The side effects of statin ads

Television advertising may drive over-diagnosis of high cholesterol and over-treatment with statins, according to a new study by Dr. Jeff Niederdeppe from Cornell University in the US and colleagues. It appears that a trip to the doctor enquiring about statins advertised on TV often leads to a prescription. The work appears online in the Journal of General Internal Medicine, published by Springer.

Coronary heart disease is the leading cause of death in the US, and high levels of LDL-cholesterol, or 'bad' cholesterol, are a major contributor. Statins have been proven to reduce LDL-cholesterol, but do they also have a role to play in the primary prevention of coronary heart disease? The jury is still out.

Statins are advertised on television with the aim of educating the population about health risks and encouraging people to seek medical advice, relevant diagnostic tests and appropriate treatment. Niederdeppe and colleagues explored whether exposure to direct-to-consumer advertising of statins was related to high cholesterol diagnosis and statin use among men and women at high, moderate, or low risk for future cardiac events.

The authors looked at how often 106,685 American adults were potentially exposed to direct-to- consumer advertising of statin drugs on national, cable and local television between 2001-2007. They also gathered data on whether participants reported being diagnosed with high cholesterol, whether or not they had taken a statin in the previous year, as well as their risk factors for coronary heart disease.

Their analyses suggest that those adults who had been exposed to statin ads were 16 to 20 percent more likely to be diagnosed with high cholesterol, and 16 to 22 percent more likely to be using statins. Interestingly, the likelihood of both a diagnosis of high cholesterol and increased statin use was driven almost exclusively by men and women at low risk for future cardiac events. Conversely, those at high risk of heart disease exposed to statin ads on TV were not more likely to be taking a statin.

The authors conclude: "Our findings raise questions about the extent to which direct-to-consumer advertising may promote over-diagnosis and over-treatment for populations where risks may outweigh potential benefits. In addition, we found no evidence of favorable associations between exposure to statins in television advertisements and statin use among those at high risk for future cardiac events."

Niederdeppe J et al (2013). Direct-to-consumer television advertising exposure, diagnosis with high cholesterol, and statin use. Journal of General Internal Medicine; DOI 10.1007/s11606-013-2379-3

Most Popular Now

New analysis shows Novartis Entresto improves glyc…

Novartis has announced results of a new post-hoc analysis in a subgroup of patients with reduced ejection fraction heart failure (HFrEF) and diabetes suggesting that Entr...

Read more

Mutual Recognition promises new framework for phar…

The United States and the European Union (EU) completed an exchange of letters to amend the Pharmaceutical Annex to the 1998 U.S.-EU Mutual Recognition Agreement. Under t...

Read more

Potential drug candidates halt prostate and breast…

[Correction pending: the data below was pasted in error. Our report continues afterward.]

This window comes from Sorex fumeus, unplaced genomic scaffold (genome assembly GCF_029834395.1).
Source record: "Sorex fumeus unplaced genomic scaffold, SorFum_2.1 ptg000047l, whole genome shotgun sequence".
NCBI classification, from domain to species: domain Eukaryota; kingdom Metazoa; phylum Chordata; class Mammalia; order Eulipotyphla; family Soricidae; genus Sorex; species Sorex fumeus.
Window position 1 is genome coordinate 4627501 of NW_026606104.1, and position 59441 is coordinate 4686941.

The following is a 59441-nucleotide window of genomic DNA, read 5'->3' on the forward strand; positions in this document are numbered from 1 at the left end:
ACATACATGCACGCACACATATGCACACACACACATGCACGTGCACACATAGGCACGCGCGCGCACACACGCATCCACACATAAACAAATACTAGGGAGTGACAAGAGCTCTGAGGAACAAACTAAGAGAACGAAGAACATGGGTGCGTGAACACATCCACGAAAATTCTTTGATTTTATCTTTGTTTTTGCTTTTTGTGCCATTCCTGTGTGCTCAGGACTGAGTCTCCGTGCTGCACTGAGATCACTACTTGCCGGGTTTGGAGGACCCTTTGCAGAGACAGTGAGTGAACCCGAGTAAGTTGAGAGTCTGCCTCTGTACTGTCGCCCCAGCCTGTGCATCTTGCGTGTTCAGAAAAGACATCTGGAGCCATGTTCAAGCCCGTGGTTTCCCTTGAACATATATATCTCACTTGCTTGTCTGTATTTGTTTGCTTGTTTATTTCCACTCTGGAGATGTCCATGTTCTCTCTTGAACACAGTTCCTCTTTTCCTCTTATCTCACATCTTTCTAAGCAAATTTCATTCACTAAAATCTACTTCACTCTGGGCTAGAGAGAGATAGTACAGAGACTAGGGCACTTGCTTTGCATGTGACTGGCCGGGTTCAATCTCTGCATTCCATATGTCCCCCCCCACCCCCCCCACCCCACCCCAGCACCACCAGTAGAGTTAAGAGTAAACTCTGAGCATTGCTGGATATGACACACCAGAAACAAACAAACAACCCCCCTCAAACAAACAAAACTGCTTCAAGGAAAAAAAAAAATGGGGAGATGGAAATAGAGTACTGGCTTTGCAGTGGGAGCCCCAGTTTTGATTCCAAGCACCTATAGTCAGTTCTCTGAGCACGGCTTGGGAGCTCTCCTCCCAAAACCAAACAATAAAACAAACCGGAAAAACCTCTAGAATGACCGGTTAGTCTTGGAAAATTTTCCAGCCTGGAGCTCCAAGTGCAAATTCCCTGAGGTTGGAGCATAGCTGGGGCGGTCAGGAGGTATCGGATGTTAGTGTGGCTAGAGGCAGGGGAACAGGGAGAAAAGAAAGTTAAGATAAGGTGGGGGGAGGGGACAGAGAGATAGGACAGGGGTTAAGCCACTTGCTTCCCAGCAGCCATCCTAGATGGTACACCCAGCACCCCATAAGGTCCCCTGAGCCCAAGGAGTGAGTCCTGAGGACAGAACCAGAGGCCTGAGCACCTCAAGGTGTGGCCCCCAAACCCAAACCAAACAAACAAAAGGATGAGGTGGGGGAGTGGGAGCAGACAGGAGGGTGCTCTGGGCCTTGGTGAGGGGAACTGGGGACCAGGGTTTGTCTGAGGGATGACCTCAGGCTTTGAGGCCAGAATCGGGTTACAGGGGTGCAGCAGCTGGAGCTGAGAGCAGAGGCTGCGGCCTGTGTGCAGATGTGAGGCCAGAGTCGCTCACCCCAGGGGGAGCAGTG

Scientists on the Florida campus of The Scripps Research Institute (TSRI) have designed two new drug candidates to target prostate and triple negative breast cancers. The...

Read more

Novartis' Cosentyx shows almost all psoriasis pati…

Novartis has announced a new analysis showing that moderate-to-severe psoriasis patients treated with Cosentyx® (secukinumab) rapidly regain clear or almost clear skin (P...

Read more

Scientists stimulate immune system, stop cancer gr…

Researchers at the University of Illinois at Chicago report that increasing expression of a chemical cytokine called LIGHT in mice with colon cancer activated the immune ...

Read more

Johnson & Johnson completes acquisition of Abb…

Johnson & Johnson (NYSE: JNJ) has completed the acquisition of Abbott Medical Optics (AMO), a wholly-owned subsidiary of Abbott. The all-cash $4.325 billion acquisition w...

Read more

New England Journal of Medicine publishes long-ter…

In 2001 the U.S. Food and Drug Administration granted priority review for imatinib mesylate, sold under the name Gleevec®*, as an oral therapy for patients with chronic m...

Read more

Bristol-Myers Squibb expands focus on precision me…

Bristol-Myers Squibb Company (NYSE: BMY) announced its equity investment and plans for a research collaboration with GRAIL Inc., a life sciences company whose mission is ...

Read more

Volkswagen's excess emissions will lead to 1,200 p…

In September 2015, the German Volkswagen Group, the world's largest car producer, admitted to having installed "defeat devices" in 11 million diesel cars sold worldwide b...

Read more

MedImmune and Sanofi Pasteur form alliance to deve…

MedImmune, the global biologics research and development arm of AstraZeneca, and Sanofi Pasteur, the vaccines division of Sanofi, have announced an agreement to develop a...

Read more

Cooking at home tonight? It's likely cheaper and h…

Researchers from the University of Washington School of Public Health have been peeking into kitchens - via interviews - for years now. They've just published results sho...

Read more

Human antibody for Zika virus promising for treatm…

Researchers have determined the structure of a human antibody bound to the Zika virus, revealing details about how the antibody interferes with the infection mechanism - ...

Read more

Pharmaceutical Companies

[ A | B | C | D | E | F | G | H | I | J | K | L | M | N | O | P | Q | R | S | T | U | V | W | X | Z ]